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Criminality in Spaces of Death: The Palestinian Case Study

NCJ Number
British Journal of Criminology Volume: 54 Issue: 1 Dated: January 2014 Pages: 38-52
Nadera Shalhoub-Kevorkian
Date Published
January 2014
15 pages
This paper develops the argument that defining the Palestinian dead and spaces of the dead (cemeteries) in Israeli-occupied East Jerusalem as under the surveillance and eviction power of the colonizer furthers the Israeli fabrication of narratives of the past and future that strengthen and affirm a right to land and sovereignty.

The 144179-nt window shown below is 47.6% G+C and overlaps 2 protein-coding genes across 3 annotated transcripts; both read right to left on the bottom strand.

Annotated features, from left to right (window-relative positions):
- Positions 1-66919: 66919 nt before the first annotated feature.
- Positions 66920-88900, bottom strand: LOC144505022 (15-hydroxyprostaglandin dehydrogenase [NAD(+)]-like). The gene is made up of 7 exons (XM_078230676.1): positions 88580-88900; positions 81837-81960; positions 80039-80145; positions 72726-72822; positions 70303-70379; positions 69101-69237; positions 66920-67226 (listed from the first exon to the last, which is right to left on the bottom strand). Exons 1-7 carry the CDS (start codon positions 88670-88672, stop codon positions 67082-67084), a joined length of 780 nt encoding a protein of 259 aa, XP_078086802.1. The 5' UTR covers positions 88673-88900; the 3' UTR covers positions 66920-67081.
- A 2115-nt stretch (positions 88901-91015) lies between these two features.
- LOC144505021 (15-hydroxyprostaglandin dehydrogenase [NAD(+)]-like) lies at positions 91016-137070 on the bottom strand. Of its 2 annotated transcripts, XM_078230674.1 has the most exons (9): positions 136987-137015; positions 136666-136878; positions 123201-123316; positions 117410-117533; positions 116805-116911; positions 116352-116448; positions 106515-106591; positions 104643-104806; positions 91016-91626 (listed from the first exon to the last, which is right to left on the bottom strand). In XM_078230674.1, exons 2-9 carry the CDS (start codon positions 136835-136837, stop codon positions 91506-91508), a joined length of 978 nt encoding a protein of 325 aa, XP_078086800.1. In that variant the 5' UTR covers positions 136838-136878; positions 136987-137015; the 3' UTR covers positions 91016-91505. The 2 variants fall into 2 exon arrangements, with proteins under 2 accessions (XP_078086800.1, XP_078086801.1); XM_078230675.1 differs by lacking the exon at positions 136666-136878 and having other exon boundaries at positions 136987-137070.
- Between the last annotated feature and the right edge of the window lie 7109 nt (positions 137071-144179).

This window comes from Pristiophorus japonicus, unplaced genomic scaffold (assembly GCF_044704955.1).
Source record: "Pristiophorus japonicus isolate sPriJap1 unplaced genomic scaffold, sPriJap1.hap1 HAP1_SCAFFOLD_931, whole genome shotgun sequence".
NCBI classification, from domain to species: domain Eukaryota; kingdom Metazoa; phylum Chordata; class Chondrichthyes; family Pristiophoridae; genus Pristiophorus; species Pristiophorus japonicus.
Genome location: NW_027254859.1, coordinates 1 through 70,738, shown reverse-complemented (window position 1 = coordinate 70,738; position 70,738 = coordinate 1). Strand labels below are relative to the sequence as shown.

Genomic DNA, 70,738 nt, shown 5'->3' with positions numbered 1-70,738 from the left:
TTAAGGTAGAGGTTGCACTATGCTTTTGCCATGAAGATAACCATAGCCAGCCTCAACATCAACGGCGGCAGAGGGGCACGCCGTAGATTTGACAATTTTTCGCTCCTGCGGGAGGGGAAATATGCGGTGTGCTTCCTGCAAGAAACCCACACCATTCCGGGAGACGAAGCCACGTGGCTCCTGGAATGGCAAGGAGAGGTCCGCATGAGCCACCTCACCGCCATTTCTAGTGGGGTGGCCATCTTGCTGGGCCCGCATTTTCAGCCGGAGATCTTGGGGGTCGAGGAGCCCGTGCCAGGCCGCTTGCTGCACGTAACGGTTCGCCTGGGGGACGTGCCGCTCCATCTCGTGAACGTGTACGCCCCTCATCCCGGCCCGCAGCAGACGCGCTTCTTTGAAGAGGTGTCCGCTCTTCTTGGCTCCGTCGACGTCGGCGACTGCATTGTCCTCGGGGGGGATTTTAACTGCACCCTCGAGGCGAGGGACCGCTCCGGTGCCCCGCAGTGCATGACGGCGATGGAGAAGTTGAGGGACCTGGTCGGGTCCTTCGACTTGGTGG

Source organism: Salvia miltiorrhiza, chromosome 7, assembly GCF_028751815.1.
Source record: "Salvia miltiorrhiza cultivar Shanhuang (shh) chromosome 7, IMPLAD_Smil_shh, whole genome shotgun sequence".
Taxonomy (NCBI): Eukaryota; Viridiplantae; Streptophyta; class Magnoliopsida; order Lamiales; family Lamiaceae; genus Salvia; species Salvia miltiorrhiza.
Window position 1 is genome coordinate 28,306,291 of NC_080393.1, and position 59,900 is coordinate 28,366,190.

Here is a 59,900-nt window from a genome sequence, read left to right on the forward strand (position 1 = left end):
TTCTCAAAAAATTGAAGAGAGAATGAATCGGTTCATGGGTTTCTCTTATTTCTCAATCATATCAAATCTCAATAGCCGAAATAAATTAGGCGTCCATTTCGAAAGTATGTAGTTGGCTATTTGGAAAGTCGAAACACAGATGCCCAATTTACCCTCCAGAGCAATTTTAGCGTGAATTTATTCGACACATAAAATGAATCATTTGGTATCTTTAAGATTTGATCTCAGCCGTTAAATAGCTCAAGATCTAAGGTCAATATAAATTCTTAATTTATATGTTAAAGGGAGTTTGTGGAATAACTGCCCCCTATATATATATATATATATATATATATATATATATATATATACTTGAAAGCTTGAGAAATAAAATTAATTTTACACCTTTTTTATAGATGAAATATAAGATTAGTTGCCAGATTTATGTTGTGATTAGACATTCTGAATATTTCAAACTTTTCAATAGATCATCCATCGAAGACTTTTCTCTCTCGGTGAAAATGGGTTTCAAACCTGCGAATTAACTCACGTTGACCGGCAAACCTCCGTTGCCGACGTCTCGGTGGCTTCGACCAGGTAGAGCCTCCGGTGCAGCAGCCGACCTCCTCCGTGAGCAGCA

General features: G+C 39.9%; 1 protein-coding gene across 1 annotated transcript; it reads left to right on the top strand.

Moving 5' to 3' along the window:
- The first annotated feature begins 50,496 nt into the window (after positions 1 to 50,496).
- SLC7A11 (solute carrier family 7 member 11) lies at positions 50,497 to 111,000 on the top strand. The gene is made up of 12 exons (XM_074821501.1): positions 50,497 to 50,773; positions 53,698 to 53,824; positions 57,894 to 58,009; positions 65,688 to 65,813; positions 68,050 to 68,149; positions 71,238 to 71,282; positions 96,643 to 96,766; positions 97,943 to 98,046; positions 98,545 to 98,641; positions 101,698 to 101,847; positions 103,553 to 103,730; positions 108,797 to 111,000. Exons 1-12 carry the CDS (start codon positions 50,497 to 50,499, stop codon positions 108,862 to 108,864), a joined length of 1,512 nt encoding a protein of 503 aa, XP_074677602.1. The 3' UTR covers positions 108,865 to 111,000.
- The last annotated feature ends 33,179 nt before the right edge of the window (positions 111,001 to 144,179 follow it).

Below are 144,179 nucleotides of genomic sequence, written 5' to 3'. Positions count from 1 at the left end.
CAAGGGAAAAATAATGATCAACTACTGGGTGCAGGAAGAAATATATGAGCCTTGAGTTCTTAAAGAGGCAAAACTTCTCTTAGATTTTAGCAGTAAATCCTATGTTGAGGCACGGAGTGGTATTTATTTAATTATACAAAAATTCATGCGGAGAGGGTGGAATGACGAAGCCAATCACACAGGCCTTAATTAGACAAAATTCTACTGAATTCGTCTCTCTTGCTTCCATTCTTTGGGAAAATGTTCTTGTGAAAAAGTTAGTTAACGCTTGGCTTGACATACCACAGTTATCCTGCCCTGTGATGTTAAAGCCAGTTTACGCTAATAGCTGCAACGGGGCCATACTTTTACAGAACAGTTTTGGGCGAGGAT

This argument is based on an analysis of Israeli court rulings on Palestinian graveyards in East Jerusalem. These court cases indicate that in order to build its sites of memory, Israel must reckon with an already existing people and place. It is the Palestinians who embody the border that requires policing and who are viewed as non-citizens of the territory of East Jerusalem. The cases presented are used by the author to show that Israel is building its memorial locales in order to legitimize itself as the original owner to the land that defines East Jerusalem. The cases indicate that dead bodies and their location in the land are also victims of the settler colonial state's logic of elimination and practices of dispossession; in one case, for example, Nuha was an elderly resident of East Jerusalem whose children live in the West Bank 30 minutes away from her home. While Nuha was sick and dying, her children were unable to get permission to travel to East Jerusalem. After Nuha's death, her children were prevented from visiting the dead body and arranging a funeral. The trauma of losing Nuha and being prevented from saying goodbye to her were only the beginning of the family's struggle with this death of a Palestinian under Israeli colonialism. 24 references